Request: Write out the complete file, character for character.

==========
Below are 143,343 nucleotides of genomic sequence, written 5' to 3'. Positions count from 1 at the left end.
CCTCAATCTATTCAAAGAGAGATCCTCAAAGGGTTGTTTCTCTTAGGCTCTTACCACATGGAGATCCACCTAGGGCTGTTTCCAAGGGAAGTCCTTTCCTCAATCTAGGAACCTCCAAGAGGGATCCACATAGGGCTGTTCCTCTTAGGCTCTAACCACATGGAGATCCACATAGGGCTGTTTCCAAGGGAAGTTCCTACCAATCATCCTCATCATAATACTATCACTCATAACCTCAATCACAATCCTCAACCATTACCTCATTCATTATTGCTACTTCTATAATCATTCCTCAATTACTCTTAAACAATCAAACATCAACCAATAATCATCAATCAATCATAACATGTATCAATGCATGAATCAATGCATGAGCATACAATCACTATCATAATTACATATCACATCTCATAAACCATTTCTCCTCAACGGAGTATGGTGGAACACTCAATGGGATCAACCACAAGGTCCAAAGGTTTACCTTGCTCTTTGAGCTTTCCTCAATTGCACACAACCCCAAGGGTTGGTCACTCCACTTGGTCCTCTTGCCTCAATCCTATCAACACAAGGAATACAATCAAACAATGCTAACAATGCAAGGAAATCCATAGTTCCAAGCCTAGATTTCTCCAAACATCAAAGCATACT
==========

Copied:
Below are 143,343 nucleotides of genomic sequence, written 5' to 3'. Positions count from 1 at the left end.
CCTCAATCTATTCAAAGAGAGATCCTCAAAGGGTTGTTTCTCTTAGGCTCTTACCACATGGAGATCCACCTAGGGCTGTTTCCAAGGGAAGTCCTTTCCTCAATCTAGGAACCTCCAAGAGGGATCCACATAGGGCTGTTCCTCTTAGGCTCTAACCACATGGAGATCCACATAGGGCTGTTTCCAAGGGAAGTTCCTACCAATCATCCTCATCATAATACTATCACTCATAACCTCAATCACAATCCTCAACCATTACCTCATTCATTATTGCTACTTCTATAATCATTCCTCAATTACTCTTAAACAATCAAACATCAACCAATAATCATCAATCAATCATAACATGTATCAATGCATGAATCAATGCATGAGCATACAATCACTATCATAATTACATATCACATCTCATAAACCATTTCTCCTCAACGGAGTATGGTGGAACACTCAATGGGATCAACCACAAGGTCCAAAGGTTTACCTTGCTCTTTGAGCTTTCCTCAATTGCACACAACCCCAAGGGTTGGTCACTCCACTTGGTCCTCTTGCCTCAATCCTATCAACACAAGGAATACAATCAAACAATGCTAACAATGCAAGGAAATCCATAGTTCCAAGCCTAGATTTCTCCAAACATCAAAGCATACT